You can continue to add artifacts and activities as needed. You’ll choose the level of granularity by selecting Artifact, Role, or Activity as appropriate. For instance, in some plans you may want to include a very detailed list of the activities necessary to deliver an artifact, while in some other plans it may be enough just to list the artifact. The planning guide lets you choose from three levels of granularity: • • • Artifact — This is the coarsest level of granularity, providing one task for each artifact to be delivered. Role — At this level of granularity, all the roles involved in working on the artifact are listed to help the project manager understand in a bit more detail who needs to do what, but no detail is provided on what needs to be done. Activity – At this most detailed level of planning, a detailed list of all the activities required is provided.

As an example of adding artifacts, let’s add a Use Case for capturing requirements to the inception iteration.

1. 2. 3. 4. 5.

Select Use Case from the artifact list. Enter a name for the artifact, as before. Click Role and notice that tasks are scheduled for all roles involved. Again, you can select or deselect roles from the default list. You can do the same for Activity. Click Create to add the artifact. Notice that the tasks listed under Use Case are added to your iteration. Click Done when you’ve finished adding tasks and deliverables to your iteration plan.

You now have a project plan for your first detailed iteration! Project Lifecycle Guidance from the RUP The RUP Planning Guide offers guidance to project managers on how to plan and manage iterative development, and to team members on how to perform all the tasks in the project plan. The guide also enables team members to reach templates jumpstarting the work of producing required deliverables. This tight linkage between project plan and knowledge base makes the project plan a central focus for all team members. One form of guidance is available through the tool mentors mentioned earlier. Another option is available through hyperlinks next to each task or deliverable in the project plan. 10

Planning Project with the Rational Unified Process

1. 2.

To access guidance for the vision added earlier, click on the hyperlink next to it. This opens a page for the Vision Artifact from the RUP. This artifact provides a link to templates that assist in creating this artifact. To get guidance on how to carry out the Develop Vision task, scroll down to the Output from Activities section and click Develop Vision.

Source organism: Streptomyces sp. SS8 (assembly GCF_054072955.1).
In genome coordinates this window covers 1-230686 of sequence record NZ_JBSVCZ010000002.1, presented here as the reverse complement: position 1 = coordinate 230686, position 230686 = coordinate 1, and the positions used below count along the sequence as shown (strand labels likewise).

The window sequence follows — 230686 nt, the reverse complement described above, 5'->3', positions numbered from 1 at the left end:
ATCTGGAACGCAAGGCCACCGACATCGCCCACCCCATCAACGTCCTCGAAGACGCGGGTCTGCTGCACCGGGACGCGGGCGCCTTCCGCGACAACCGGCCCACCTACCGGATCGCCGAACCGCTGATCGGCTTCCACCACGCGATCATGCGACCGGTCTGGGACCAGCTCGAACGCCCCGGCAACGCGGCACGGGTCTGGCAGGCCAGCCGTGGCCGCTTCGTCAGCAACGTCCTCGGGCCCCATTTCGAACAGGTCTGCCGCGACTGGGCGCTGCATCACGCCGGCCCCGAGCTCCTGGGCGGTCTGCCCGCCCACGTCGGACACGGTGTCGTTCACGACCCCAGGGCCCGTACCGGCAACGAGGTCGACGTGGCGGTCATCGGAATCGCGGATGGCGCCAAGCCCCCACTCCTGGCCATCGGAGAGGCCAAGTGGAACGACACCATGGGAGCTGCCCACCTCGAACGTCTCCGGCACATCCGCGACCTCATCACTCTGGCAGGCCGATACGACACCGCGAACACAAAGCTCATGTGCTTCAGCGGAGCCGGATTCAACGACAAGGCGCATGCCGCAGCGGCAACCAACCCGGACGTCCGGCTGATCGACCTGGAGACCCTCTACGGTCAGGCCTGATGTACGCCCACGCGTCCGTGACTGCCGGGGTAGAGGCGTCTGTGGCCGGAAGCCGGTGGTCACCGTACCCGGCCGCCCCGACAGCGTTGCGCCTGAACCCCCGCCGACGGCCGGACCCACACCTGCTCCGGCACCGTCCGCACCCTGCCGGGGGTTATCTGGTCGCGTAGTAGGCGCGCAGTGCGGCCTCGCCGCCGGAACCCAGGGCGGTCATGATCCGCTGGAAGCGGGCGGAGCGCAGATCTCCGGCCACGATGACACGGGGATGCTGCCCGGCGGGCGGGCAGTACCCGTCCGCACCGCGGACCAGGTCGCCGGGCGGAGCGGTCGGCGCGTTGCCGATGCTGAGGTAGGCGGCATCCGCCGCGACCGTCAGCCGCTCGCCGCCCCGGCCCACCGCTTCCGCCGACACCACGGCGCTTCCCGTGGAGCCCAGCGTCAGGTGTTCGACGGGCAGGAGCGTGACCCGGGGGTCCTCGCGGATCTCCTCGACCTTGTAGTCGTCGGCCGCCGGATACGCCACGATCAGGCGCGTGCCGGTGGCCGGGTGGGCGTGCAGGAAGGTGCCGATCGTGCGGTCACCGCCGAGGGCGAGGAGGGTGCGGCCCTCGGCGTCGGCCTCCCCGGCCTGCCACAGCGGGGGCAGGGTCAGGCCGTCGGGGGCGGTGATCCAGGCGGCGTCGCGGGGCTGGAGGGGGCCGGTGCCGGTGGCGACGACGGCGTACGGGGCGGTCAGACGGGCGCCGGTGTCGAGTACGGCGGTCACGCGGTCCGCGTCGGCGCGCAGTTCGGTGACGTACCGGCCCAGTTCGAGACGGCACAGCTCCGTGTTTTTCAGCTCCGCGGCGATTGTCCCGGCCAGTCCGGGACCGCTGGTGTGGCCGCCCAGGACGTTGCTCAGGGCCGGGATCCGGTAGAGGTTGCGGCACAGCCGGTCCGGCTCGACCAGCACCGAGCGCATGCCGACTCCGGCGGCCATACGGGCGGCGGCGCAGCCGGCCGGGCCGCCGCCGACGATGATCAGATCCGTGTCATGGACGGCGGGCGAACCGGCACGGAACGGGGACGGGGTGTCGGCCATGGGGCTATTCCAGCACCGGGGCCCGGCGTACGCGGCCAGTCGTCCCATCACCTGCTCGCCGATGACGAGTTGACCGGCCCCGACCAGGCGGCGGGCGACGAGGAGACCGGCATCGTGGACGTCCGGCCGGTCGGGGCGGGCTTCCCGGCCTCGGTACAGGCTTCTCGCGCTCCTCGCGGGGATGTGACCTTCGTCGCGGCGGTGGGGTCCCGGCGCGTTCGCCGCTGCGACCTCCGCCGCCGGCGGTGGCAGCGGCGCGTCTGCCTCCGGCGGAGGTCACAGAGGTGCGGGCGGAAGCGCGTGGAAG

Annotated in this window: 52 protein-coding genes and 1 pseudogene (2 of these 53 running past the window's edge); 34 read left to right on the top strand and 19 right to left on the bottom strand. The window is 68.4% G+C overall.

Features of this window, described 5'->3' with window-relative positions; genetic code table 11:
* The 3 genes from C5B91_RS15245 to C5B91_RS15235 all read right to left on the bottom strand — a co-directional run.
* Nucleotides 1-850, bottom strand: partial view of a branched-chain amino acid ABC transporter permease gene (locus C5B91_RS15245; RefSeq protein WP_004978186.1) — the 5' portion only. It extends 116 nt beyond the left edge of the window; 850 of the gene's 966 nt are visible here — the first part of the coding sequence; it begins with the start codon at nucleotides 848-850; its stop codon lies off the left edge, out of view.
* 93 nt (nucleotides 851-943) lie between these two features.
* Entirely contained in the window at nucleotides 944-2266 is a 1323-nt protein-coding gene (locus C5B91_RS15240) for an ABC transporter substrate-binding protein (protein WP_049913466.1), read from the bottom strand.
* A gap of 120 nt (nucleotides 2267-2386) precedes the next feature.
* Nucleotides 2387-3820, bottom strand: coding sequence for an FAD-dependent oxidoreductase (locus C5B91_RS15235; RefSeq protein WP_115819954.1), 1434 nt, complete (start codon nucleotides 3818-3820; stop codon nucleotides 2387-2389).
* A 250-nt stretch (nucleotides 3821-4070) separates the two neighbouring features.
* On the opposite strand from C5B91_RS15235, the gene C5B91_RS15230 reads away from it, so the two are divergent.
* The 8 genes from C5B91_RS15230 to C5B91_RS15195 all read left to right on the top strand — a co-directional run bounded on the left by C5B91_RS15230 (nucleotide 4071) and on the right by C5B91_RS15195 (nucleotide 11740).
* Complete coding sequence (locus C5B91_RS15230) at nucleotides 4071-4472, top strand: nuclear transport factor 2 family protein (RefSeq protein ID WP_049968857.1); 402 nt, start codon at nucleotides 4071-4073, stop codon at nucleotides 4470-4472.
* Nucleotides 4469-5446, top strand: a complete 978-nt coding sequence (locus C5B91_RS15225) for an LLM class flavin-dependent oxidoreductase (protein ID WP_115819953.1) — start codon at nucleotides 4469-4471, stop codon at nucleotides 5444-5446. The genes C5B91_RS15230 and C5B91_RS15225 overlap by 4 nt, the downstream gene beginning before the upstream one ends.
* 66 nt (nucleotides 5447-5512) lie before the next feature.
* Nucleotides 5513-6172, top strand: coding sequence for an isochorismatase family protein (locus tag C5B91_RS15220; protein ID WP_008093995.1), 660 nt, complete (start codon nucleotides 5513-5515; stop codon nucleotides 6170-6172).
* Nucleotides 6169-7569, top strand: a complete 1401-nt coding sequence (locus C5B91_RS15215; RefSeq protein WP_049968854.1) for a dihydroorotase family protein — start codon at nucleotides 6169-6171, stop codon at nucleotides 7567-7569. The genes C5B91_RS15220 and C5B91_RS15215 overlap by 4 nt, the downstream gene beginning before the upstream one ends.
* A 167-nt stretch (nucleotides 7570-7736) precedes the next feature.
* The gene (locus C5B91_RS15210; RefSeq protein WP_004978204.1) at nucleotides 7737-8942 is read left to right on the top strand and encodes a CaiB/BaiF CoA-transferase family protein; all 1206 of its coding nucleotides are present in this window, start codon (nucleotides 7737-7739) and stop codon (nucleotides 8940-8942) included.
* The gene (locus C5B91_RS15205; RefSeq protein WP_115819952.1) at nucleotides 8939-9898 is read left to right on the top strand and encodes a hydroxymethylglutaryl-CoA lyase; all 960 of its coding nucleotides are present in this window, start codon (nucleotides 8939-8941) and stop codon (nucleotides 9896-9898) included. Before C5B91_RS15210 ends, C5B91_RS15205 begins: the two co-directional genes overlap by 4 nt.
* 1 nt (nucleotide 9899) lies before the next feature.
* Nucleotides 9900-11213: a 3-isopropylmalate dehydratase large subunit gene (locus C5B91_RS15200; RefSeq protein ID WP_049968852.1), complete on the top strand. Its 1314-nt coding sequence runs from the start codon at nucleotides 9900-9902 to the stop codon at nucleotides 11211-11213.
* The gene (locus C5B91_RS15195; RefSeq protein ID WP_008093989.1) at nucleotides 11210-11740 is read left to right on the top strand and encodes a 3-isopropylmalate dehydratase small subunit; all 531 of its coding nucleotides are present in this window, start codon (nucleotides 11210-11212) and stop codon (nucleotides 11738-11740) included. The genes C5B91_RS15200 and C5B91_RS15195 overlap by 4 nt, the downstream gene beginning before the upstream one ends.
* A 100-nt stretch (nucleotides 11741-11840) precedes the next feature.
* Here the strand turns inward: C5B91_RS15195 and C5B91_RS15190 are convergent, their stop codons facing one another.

It’s possible to explore the whole RUP knowledge base by displaying the navigation tree.

1. 2. 3.

Click Display Treebrowser on the top right corner of the page. Select Where am I? to see where this process guidance fits relative to the whole process. From the tree browser, browse the overview of the RUP.

Planning to Succeed
Good project planning is critical to the success of any software development effort. The RUP’s project management discipline outlines a process that project managers and software development managers can use in order to produce a good project plan — that is, one that’s target based, measurable, flexible, and connected to actual progress, and that defines responsibilities and dependencies for the team. As you’ve learned in this whitepaper, there are two plans in RUP projects: a coarse grained project plan and an iteration plan for each iteration. The project plan should define the phase milestones, the number of iterations, and the overall project size estimates. Iteration plans should define iteration-specific items such as deliverables, iteration length, risks to be mitigated, activities, assignment of responsibilities, and measurement criteria. Together, project plans and iteration plans help the development team visualize and assess project status so that working software can be created on time, with required features, and with desired quality.

About the Author
David West is currently the Product Manager for the Rational Unified Process platform, responsible for the definition, delivery, and rollout of the RUP product and process. He has worked in information technology for over 12 years. During that time he worked for a number of organizations, ranging from a large financial institution to consulting firms. While at Rational he has worked as a technical consultant helping organizations adopt the Rational Suite and improve their software capability, as well as a product manager.

References
• • • • Software Project Management: A Unified Framework by Walker Royce (Addison-Wesley, 1998) The Rational Unified Process: An Introduction, 2nd ed., by Philippe Kruchten (Addison Wesley Longman, 2000) Software Cost Estimation with Cocomo II by Barry W. Boehm et al. (Prentice Hall, 2000) The Mythical Man Month: Essays on Software Engineering, 2nd edition, by Frederick P. Brooks (Addison-Wesley, 1995)

11

Dual Headquarters: Rational Software 18880 Homestead Road Cupertino, CA 95014 Tel: (408) 863-9900 Rational Software 20 Maguire Road Lexington, MA 02421 Tel: (781) 676-2400 Toll-free: (800) 728-1212 E-mail: info@rational.com Web: www.rational.com International Locations: www.rational.com/worldwide Rational, the Rational logo, and Rational Unified Process are trademarks or registered trademarks of Rational Software Corporation in the United States and/or other countries. References to other companies and their products use trademarks owned by the respective companies and are for reference purposes only.  Copyright 2002 by Rational Software Corporation. Subject to change without notice. All rights reserved

Sign up to vote on this title
UsefulNot useful